Obesity is epidemic in the U.S. with almost 20% of children considered obese. The dramatic rise in overweight and obesity over the last 40 years coincides with equally dramatic decreases in childhood infections. Although these inverse trends-rising obesity and declining infection-could be only coincidentally related, we postulate that the relationship is, in fact, causal. Infectious agents are the most intimate and constant exposure in human existence. This fact is brought to our attention annually as each year, new infectious agents are unexpectedly identified as causal factors in chronic disease. With respect to obesity, infections can both increase energy expenditure and decrease appetite through a variety of direct and indirect mechanisms. Infection-induced cytokines can also affect adipocyte differentiation, growth and lipolysis. Since these are all critical factors in human weight gain, it is axiomatic-though currently quite controversial-to assume that infections may reduce weight in U.S. children. We hypothesize that frequent, chronic and/or severe prenatal and childhood infection prevent weight gain, overweight and obesity in children. Secondarily, we will address the hypothesis that early acquisition of specific chronic infections-e.g.,herpesviruses and H. pylori infection-protect against obesity. We plan to test these hypotheses in a series of pilot studies, followed by a longitudinal cohort study that follows young children from conception through at least 5 years and, ultimately to adolescence and adulthood, to determine how infectious diseases shape body habitus. Determination of infection in children will rely on two interrelated exposure measures: monitoring and reporting of daily symptoms and signs by parents, and documentation of seroconversion to a large panel of microbes. We will also explore mechanisms by which infection might alter weight gain including effects on resting energy expenditure, circulating inflammatory cytokines, and adipocytokine levels. The discovery of H. pylori in the 1980's demonstrated how accepted paradigms of disease causation can be astonishingly wrong. For obvious reasons, the study of obesity (like the study of stomach cancer before 1990) has focused on food. Although we are not revolutionary enough to say that food is immaterial to weight, we do propose that a significant proportion of the increase in weight in U.S. children over the last 40 years is related not to bad habits but to healthy, uninfected lives. This idea-if proved trued-would certainly prove transformative, potentially changing overall conceptions of weight, health and disease in childhood.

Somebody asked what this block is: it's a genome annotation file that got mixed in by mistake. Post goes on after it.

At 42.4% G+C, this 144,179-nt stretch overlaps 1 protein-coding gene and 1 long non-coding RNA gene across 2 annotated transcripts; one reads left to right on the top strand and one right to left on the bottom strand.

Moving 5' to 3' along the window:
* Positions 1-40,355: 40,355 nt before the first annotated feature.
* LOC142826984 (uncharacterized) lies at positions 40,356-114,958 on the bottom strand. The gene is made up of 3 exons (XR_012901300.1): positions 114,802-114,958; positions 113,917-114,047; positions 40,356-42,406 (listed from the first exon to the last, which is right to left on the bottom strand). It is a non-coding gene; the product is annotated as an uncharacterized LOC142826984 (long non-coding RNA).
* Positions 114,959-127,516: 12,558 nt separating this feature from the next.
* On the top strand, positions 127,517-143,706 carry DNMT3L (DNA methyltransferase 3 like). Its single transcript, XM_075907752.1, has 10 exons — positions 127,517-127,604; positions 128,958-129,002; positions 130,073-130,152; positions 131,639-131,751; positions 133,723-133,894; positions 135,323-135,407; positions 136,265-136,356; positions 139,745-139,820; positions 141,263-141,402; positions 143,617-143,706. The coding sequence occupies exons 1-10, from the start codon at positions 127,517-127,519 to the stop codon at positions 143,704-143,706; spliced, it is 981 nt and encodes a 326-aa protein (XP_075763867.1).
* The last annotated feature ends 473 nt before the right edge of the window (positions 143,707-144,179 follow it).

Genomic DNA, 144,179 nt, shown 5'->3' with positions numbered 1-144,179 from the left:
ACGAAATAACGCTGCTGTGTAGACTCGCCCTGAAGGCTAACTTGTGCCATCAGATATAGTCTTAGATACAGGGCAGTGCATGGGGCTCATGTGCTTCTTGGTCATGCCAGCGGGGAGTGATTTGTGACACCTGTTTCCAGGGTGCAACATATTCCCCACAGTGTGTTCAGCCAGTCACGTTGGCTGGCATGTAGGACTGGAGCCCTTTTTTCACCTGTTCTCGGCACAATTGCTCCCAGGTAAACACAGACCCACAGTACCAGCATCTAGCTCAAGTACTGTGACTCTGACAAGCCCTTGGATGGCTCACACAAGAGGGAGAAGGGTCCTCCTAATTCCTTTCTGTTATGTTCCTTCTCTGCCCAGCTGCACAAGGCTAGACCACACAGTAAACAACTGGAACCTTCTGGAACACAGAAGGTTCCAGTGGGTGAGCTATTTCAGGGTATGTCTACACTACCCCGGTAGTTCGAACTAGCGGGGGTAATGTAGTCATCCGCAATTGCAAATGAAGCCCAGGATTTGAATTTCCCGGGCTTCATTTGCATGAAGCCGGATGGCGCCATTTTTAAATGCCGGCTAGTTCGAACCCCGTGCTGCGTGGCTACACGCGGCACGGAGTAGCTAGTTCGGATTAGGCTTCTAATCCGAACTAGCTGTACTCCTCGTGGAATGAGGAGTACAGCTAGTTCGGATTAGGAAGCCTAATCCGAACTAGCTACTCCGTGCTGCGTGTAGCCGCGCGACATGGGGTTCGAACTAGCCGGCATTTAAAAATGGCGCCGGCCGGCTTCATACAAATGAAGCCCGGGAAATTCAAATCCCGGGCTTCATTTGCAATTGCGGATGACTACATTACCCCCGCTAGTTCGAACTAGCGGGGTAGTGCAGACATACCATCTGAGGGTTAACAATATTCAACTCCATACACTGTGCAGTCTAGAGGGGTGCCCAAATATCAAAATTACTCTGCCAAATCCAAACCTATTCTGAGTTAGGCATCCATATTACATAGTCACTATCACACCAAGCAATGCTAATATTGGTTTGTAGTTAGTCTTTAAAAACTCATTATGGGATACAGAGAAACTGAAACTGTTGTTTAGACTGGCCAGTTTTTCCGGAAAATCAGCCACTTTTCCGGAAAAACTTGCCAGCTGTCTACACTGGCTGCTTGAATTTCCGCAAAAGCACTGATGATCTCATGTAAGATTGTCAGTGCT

There has been a 4-fold increase in obesity U.S. children over the last 40 years. Simultaneously, infections of childhood are disappearing due to changes in family size, improvements in hygiene, the addition of new vaccines, and other preventive health measures. This study intends to establish methods and collect preliminary data to determine whether decreases in childhood infection are linked to development of obesity.
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